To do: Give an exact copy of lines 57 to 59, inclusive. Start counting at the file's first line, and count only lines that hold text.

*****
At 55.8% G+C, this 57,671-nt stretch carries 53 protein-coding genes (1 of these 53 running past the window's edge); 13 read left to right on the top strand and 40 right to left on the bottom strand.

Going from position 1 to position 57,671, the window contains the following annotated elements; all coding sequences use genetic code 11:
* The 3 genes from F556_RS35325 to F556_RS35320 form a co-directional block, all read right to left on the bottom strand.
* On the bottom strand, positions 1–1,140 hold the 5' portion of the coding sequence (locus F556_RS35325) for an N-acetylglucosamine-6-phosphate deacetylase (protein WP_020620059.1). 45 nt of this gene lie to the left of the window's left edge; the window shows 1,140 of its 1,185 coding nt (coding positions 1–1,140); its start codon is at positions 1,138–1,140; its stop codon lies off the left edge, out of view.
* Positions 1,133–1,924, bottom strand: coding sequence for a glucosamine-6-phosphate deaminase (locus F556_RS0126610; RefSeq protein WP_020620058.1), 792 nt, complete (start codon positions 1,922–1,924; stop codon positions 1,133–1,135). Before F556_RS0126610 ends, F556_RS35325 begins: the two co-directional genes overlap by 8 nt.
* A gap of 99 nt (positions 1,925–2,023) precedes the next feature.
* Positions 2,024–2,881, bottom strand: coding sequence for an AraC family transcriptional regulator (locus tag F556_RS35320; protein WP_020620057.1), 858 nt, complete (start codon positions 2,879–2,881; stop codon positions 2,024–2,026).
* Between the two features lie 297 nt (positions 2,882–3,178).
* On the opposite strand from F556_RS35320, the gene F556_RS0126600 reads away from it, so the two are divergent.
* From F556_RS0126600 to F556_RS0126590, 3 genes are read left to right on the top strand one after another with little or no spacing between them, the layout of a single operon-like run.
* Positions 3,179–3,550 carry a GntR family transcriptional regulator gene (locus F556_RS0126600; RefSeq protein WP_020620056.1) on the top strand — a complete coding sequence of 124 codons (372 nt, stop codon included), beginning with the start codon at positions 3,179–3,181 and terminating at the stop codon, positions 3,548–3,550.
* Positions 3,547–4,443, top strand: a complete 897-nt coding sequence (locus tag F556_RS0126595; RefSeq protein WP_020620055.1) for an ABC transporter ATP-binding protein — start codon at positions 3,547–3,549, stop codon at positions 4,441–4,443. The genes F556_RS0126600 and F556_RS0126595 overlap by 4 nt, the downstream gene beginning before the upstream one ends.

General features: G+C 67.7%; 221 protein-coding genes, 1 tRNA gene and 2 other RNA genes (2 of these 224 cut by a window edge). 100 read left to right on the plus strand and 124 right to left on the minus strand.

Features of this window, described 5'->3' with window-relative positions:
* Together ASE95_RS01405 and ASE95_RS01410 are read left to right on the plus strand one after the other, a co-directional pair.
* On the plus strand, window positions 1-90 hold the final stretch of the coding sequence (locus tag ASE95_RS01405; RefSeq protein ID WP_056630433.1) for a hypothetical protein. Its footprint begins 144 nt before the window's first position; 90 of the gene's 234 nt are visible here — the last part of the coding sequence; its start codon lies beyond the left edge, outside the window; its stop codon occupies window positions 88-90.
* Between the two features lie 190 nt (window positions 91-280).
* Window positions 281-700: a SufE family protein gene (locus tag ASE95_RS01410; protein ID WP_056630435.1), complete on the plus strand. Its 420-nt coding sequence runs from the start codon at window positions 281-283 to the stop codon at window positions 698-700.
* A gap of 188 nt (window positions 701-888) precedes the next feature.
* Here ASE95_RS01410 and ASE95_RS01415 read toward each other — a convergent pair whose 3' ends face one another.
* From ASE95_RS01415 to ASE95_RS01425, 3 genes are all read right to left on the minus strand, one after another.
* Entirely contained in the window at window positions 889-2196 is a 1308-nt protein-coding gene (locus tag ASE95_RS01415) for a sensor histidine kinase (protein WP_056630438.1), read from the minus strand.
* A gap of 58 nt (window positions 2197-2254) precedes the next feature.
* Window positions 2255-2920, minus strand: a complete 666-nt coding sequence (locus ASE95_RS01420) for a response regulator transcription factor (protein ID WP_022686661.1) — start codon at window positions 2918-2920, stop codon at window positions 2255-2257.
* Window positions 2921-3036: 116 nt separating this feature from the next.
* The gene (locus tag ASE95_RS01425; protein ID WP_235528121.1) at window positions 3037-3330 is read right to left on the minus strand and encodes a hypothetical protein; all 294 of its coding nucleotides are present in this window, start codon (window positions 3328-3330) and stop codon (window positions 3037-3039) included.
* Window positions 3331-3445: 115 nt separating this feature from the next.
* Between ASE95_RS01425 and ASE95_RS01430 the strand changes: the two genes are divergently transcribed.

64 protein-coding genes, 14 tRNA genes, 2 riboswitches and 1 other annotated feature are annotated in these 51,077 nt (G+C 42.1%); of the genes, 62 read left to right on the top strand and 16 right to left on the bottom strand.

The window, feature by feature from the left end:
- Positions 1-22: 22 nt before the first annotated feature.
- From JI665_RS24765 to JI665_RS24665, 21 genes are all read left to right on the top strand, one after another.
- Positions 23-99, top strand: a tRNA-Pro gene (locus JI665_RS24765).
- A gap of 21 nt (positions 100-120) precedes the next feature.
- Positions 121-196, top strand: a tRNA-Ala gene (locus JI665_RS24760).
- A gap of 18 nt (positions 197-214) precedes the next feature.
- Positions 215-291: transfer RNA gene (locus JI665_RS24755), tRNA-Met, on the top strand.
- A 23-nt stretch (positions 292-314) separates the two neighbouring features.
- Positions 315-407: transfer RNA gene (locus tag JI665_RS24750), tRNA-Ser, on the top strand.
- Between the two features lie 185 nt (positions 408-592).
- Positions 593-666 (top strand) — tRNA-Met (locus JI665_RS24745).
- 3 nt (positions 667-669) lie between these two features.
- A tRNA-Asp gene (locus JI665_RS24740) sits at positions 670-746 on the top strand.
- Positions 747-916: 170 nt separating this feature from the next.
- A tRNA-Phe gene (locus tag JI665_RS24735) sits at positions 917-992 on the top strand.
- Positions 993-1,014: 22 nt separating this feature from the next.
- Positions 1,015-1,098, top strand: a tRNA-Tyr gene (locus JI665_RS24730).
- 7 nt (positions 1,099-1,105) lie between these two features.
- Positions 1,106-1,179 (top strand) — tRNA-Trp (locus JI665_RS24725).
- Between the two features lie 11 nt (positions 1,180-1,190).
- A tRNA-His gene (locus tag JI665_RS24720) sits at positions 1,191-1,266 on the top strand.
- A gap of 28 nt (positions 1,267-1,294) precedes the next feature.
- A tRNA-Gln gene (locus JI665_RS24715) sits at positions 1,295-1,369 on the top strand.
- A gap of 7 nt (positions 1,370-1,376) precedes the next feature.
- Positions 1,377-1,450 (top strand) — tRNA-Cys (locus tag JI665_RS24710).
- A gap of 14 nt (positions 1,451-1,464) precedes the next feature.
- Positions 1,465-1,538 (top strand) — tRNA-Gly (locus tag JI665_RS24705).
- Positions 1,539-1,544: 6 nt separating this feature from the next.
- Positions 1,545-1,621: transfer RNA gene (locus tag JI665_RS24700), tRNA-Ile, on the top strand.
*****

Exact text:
- Positions 1,465-1,538 (top strand) — tRNA-Gly (locus tag JI665_RS24705).
- Positions 1,539-1,544: 6 nt separating this feature from the next.
- Positions 1,545-1,621: transfer RNA gene (locus tag JI665_RS24700), tRNA-Ile, on the top strand.